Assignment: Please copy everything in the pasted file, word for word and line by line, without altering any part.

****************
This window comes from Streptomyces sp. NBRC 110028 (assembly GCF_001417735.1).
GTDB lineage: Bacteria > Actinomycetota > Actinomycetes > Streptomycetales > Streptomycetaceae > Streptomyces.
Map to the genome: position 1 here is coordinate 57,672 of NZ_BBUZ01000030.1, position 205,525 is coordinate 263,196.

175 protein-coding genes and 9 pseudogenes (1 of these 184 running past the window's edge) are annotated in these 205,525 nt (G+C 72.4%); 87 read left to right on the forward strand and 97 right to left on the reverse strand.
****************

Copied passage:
This window comes from Streptomyces sp. NBRC 110028 (assembly GCF_001417735.1).
GTDB lineage: Bacteria > Actinomycetota > Actinomycetes > Streptomycetales > Streptomycetaceae > Streptomyces.
Map to the genome: position 1 here is coordinate 57,672 of NZ_BBUZ01000030.1, position 205,525 is coordinate 263,196.

175 protein-coding genes and 9 pseudogenes (1 of these 184 running past the window's edge) are annotated in these 205,525 nt (G+C 72.4%); 87 read left to right on the forward strand and 97 right to left on the reverse strand.